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10-04-2008, 03:02 PM   #16
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QuoteOriginally posted by rburgoss Quote
Full frame DSLR's with 12 to 14 mpix sensors will not give me more detail and sharpness as my K20D. The only pro is that will allow me to use my old FF glass to its full potential, but nothing more.
better viewfinder still - there are FF film cameras that have >= 0.9 magnification x 0.9 coverage and I do not see a reason why digital FF cameras can't... looks how that olympus OM-10 fares vs K10D/K20D
Standard versus Enhanced Viewfinders - Size Matters :: Wetpixel.com

10-04-2008, 03:08 PM   #17
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QuoteOriginally posted by deejjjaaaa Quote
K20D has 23.4mm x 15.6mm sensor and WPi has 5.75mm x 4.31mm sensor, the ratio is ~14:1, but
full frames from K20D and WPi (not crops w/ a piece of keychain) have ratio ~9:1
If those sensor sizes are correct, then pixel density (effective pixel count) for the WPI will be 490 pixels per mm. A lot higher than my calculations. No wonder such big diference in performance given both shots are at same focal length (aprox), same distance and same ISO setting.

Agree that smaller pixels produce higher noise and bad high ISO results, but for God's sake, in the film days, most of us will never go above 400 ASA because grain was unacceptable?

I would be perfectly happy with a 42 mpix DSLR, that can be adjusted to ISO 64 and top at 800. That would cover better my film choices that otherwise would use if still using film.

Thats it, Pentax, give us a DSLR that can match Kodachrome sharpness and Superia's dynamic range. Make it ISO 64 TO 800 just us, film era oldies can feel comfortable.

Robert B
10-04-2008, 03:11 PM   #18
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QuoteOriginally posted by Marc Sabatella Quote
Excactly! ou might not be able to tell pictures from the Optio from those of the K100D at ISO 100
it also matters is how many pixels you will deliver per steradian having the equal angle of view... so K100D should still beat Optio @ ISO100, shouldn't it ? at least because its pixels bigger
10-04-2008, 03:12 PM   #19
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QuoteOriginally posted by rburgoss Quote
If those sensor sizes are correct
took 'em from DPReview...

10-04-2008, 03:18 PM   #20
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QuoteOriginally posted by deejjjaaaa Quote
took 'em from DPReview...
Hmmmm.. that's interesting. Pentax claims the Wpi has a 1/2.5" sensor, which means a 0.4 inches diagonal (about 10 mm). By applying the Pythagoras thing, it gives me a 8.12 x 6.09 mm sensor. Anyway, in both cases, pixel density is a lot higher than on the K20D.

Robert B
10-04-2008, 03:23 PM   #21
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QuoteOriginally posted by rburgoss Quote
Hmmmm.. that's interesting. Pentax claims the Wpi has a 1/2.5" sensor, which means a 0.4 inches diagonal (about 10 mm). By applying the Pythagoras thing, it gives me a 8.12 x 6.09 mm sensor. Anyway, in both cases, pixel density is a lot higher than on the K20D.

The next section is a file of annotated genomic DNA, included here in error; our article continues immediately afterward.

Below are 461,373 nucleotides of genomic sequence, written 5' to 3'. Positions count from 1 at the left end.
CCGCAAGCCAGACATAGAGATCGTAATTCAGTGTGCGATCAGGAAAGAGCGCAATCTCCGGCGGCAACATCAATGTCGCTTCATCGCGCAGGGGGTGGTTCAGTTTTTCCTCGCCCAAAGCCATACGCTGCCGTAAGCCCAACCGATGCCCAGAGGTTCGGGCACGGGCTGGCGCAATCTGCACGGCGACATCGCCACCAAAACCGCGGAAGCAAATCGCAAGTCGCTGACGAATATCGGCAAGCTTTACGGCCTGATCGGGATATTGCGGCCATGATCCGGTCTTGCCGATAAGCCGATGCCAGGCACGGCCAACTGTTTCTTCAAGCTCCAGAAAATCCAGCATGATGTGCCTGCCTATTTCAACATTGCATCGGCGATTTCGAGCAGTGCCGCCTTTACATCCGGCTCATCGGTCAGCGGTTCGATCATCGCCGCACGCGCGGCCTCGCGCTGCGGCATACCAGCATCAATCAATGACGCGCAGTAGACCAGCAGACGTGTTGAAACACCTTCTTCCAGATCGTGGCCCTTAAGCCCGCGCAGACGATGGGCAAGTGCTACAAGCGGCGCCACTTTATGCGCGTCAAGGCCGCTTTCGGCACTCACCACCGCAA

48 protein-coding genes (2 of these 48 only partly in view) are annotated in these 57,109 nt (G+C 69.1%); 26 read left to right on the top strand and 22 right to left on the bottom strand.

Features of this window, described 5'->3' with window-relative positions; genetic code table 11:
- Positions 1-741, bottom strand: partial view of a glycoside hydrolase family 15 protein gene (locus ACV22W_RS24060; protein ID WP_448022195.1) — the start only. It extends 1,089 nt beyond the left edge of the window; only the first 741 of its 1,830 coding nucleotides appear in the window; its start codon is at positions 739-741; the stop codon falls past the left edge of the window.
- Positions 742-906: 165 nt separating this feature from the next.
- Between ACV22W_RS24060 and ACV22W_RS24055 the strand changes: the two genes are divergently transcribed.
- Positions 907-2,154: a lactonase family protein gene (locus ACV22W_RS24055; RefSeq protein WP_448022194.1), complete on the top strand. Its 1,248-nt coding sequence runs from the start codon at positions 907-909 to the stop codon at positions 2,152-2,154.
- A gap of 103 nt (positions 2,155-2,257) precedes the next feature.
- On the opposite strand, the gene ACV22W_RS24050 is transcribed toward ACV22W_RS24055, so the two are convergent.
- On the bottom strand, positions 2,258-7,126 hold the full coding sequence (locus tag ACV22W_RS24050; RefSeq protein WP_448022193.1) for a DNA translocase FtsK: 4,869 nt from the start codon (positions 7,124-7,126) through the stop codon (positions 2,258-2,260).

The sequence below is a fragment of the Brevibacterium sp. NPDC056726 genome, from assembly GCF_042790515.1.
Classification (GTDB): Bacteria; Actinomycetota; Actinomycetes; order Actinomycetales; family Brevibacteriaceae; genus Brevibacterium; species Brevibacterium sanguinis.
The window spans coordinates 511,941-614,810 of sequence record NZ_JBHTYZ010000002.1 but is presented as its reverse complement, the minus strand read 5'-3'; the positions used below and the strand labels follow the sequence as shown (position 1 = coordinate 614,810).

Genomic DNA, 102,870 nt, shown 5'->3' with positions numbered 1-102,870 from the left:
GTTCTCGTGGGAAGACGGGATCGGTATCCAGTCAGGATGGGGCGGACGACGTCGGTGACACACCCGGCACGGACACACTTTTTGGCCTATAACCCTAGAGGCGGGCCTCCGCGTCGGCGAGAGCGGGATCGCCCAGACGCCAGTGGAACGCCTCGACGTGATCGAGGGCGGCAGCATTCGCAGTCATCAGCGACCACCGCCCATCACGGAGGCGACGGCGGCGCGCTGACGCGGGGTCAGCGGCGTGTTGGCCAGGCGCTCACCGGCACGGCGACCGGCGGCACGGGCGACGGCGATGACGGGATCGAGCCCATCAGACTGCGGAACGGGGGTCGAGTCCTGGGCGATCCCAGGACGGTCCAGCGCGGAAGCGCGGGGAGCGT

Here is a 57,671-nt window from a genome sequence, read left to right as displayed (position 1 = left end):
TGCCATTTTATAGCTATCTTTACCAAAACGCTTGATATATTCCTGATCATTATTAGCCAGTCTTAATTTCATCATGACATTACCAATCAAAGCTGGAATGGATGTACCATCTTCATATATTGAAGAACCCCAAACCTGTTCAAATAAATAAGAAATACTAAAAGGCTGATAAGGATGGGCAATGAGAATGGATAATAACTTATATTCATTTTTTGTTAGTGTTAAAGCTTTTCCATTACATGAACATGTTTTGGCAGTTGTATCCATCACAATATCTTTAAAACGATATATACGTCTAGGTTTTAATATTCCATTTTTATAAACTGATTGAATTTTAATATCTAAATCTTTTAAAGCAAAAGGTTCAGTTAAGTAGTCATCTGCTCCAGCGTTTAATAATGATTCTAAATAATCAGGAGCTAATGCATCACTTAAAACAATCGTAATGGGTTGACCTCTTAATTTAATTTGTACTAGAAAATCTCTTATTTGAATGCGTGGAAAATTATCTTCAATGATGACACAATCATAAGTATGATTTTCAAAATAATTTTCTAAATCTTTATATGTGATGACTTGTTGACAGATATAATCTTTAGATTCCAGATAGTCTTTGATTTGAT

Robert B
DPReview says

Pentax Optio WPi digital camera specifications: Digital Photography Review

1/2.5 " = (5.75 x 4.31 mm, 0.24 cm²)

http://www.dpreview.com/learn/?/Glossary/Camera_System/sensor_sizes_01.htm

10mm diagonal = between 1/1.7" and 2/3"
10-04-2008, 03:37 PM   #22
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QuoteOriginally posted by deejjjaaaa Quote
Finally, you made my point stand out with outsider words.

That same spec sheet from DpReview, claims the wpi's sensor has a 24 MP per square cm density.

Do the math with the K20D.
(23.4 x 15.6= 365.04 or 3.65 sq cms)

14.6 MP divided into 3.65 sq cm = 4.13 MP per sq cm.

Now, calculate this:
24 MP (same as Wpi) per sq cm, multiplied by 3.65 sq cms (on the K20D)= 87.6 megapixels



I really don't care if those pixels are interpolated, effective, real or whatever name they want to call them. What I do care is that the difference is very noticeable and the technology exists.

Robert B

Last edited by rburgoss; 10-04-2008 at 03:45 PM. Reason: New info
10-04-2008, 04:14 PM   #23
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QuoteOriginally posted by rburgoss Quote
Now, calculate this:
24 MP (same as Wpi) per sq cm, multiplied by 3.65 sq cms (on the K20D)= 87.6 megapixels

I really don't care if those pixels are interpolated, effective, real or whatever name they want to call them. What I do care is that the difference is very noticeable and the technology exists.

Robert B
The challenge is to have a processor fast enough to handle those 42 or 87MP. The Card fast enough to write the files, the HD big enough to store them, etc.

Now concerning noise. It has already been shown that P&S with high pixel density are actually much better than DSLR on a *per area* basis (and your test demonstrate it once again). Of course on a per pixel basis they are much worse: the pixels are smaller and collect less light, it's just pure physics.

10-04-2008, 04:26 PM   #24
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QuoteOriginally posted by Marc Sabatella Quote